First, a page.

A Velo-Orange Shipment

I order components from a variety of sources, but one of my favorite suppliers is Velo-Orange.  Even though its founder, Chris Kulcaycki, sold the company earlier this year to two of his long time employees, I haven’t noted any negative impacts on the quality and variety of products offered.  I think the company is well positioned amongst its competitors, namely Compass Bicycles – Boulder Bicycle – Rene Herse (all owned by Compass Bicycles/Jan Heine), Rivendell (Grant Peterson), and Harris Cyclery (Sheldon Brown’s shop), as a purveyor and innovator of bicycle frames and components for cycling enthusiasts, and especially for those who appreciate the quality and reliability of steel frames, comfortable, wide tires, and retro-inspired components.

My haul today included some of the parts needed to complete the 650b/city bike conversion for the early 1980’s Meral Randonneur bike I recently purchased.  In my box of goodies was a full length chain guard, Velox rim strips (more on that later), V-O thumb shifter mounts (competing with Pauls’ Thumbies), Tektro brake levers, and a new KMC 8 speed chain.

I also ordered an extra 8 speed chain (you can never have enough chains), as well as my favorite brake pads:  V-O’s non-squeal smooth post pads, which work really well with Mafac long reach brakes.

I also use these bake pads on any bike with cantilevers – they really are almost 100% squeal proof and provide excellent stopping power.

But what prompted this order was the extraordinarily bizarre experience I had attempting to mount a set of Grand Bois 32 mm 650b tires to the Velocity A23 650b wheelset I had purchased from Harris Cyclery for $289.  Yes, that was the price for both wheels, which feature Shimano Tiagra hubs.  Well, you get what you pay for.  I purchased these wheels as a placeholder to see if a 650b conversion would really work for this bike, so that is why I went with the cheapest offering out there.  The downside was discovering the the holes drilled in this narrow rim end up partially on the upper edge inside the rim where the tire’s beads need to mount.  Installing the necessary narrow rim strip meant not covering these very sharp edged holes completely, which I knew would lead to flats and blow-outs later on.  I tried installing a wider strip, but that interfered with the Grand Bois tires’ beads.  Many swear words ensued at this point.  Finally I took to the internet to see who else had experienced this problem.  Turns out – everyone.  The best advice I read was to use three narrow rims strips on each rim, carefully positioned to cover the holes without interfering with tire mounting.  We will see how that goes (subsequent blog post forthcoming!).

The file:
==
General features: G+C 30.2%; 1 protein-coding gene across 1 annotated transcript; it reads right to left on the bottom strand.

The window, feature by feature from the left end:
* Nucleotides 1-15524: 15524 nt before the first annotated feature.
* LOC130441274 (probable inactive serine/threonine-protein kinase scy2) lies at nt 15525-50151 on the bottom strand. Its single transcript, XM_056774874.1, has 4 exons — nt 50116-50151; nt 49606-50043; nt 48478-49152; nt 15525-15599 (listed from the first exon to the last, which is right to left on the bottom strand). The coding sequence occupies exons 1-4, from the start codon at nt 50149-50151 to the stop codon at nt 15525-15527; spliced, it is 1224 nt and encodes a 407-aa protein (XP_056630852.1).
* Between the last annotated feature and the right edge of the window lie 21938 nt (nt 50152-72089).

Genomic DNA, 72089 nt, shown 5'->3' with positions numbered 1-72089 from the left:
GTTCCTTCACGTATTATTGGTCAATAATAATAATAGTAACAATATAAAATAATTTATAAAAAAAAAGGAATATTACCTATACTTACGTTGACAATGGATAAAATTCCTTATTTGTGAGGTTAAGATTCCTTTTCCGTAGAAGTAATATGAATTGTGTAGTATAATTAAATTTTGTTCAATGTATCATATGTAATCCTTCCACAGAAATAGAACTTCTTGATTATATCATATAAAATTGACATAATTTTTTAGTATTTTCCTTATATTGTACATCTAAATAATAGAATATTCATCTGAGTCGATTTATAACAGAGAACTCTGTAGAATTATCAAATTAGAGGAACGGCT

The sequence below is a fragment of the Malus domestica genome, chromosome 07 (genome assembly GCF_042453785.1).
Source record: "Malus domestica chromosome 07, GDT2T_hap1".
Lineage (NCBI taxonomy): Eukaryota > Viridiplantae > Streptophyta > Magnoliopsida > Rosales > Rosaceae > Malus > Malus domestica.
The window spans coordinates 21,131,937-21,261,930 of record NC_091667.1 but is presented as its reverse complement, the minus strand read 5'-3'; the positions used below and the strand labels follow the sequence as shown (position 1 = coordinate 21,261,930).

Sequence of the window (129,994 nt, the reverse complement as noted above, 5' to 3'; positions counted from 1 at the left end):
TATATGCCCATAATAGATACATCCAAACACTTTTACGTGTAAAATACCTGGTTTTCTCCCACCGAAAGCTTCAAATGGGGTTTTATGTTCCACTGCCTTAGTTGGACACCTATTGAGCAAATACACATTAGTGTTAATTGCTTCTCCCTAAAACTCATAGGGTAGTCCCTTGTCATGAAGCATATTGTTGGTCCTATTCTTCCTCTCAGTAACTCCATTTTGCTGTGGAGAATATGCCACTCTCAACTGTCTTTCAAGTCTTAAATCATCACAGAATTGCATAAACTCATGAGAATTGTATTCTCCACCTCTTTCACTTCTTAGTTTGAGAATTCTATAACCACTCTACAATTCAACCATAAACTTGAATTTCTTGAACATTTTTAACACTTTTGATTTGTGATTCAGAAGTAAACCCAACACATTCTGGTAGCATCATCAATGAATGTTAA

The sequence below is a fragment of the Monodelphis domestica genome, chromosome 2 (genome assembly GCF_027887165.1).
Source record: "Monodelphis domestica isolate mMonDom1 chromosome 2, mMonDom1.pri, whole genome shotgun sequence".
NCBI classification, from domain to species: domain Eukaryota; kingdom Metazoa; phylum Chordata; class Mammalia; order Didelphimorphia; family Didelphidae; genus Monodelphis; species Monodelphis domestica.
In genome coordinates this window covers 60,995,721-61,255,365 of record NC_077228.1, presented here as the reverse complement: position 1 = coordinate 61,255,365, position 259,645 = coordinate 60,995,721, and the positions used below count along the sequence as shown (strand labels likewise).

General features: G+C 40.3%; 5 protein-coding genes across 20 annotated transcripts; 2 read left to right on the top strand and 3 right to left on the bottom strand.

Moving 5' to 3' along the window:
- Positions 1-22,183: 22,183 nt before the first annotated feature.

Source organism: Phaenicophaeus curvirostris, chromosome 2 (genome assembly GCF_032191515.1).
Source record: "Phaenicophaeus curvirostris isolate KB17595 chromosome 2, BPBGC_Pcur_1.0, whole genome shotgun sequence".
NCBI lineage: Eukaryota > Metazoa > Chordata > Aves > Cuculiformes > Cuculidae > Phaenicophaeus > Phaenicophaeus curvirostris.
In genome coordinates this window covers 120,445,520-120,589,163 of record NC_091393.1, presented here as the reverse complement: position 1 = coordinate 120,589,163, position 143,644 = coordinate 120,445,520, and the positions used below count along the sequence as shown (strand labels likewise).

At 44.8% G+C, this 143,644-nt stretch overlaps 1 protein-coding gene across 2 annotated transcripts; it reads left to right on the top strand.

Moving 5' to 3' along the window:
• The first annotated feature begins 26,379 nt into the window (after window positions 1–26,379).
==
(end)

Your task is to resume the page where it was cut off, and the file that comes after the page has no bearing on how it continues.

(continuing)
Meanwhile, I am looking forward to setting up the other components, such as these very elegant Tektro brake levers.  Using 32 mm tires means that I will be able to re-install the lovely custom stainless steel Meral fenders.  It will also be interesting to try out the full length chain guard for this build which I envision with a single chain ring up front, as well as to experiment with V-O’s version of Paul’s thumbies.  Stay tuned.

6 thoughts on “A Velo-Orange Shipment

  1. +1 on VO as a favorite shop for ordering parts, seeing that box arrive always puts a smile on my face. You swore while working on your bike? what’s that like? (he says with wide eyed innocence) LOL

  2. It is swear inducing, especially when dealing with vintage bicycles and trying to upgrade parts or do some funky things with old parts! Trouble with the 650b A23’s…is that why they were on sale recently? Unfortunately the shipping to Canada was still too high to make it worthwhile, but maybe that’s okay, I do not need my blood pressure shooting up over that!
    I have the VO thumbies and they are fabulous because you can mount all kinds of downtime shifters on them! I have campagnolo victory shifters mounted onto them. They do take up a fair bit of space, I have them mounted on top of the handlebars, but have seen that many people mount them upside down, if you look on rivendell’s site you will see that.

    • Right you are about the VO thumbies. Their design allows mounting just about any kind of downtube shifter. That makes them definitely superior to Paul’s version. The A23 650b rims are very odd to me. I’ve used other Velocity 650b rims with box style profile, but these rims have an aero profile. I am not sure why they would be offered in 650b size, as they are pretty narrow. Some of Velocitys rims can accept eyelet plugs to take the place of a rim strip (or three in this case) but not these particular rims. So, the eyelets basically foul the area where the tire’s bead should seat.

  3. Jan Heine does not own Boulder Bicycles. That’s MIke Kone. Apropos of the A23 issue – did both rims have this problem, or was it confined to a rear off-center rim?

    • Compass owns the Rene Herse brand. The relationship with Boulder Bicycles deserves exploring. The Velocity A23 rims were drilled badly front and rear as described in my post. But I’ve ridden and built up many Velocity rims with no issues.

      • From Jan’s blog, 25 Jan 2012:
        “To make a long story short, Compass Bicycles recently purchased the René Herse name and assets from Mike Kone’s company, Boulder Bicycles. Boulder Bicycles now licenses the name René Herse Bicycles from us, so they will continue to offer René Herse constructeur bicycles as before. And we are free to make updated versions of René Herse’s wonderful components. We also plan to offer replicas of the original René Herse components for restorations of classic René Herse bicycles.”

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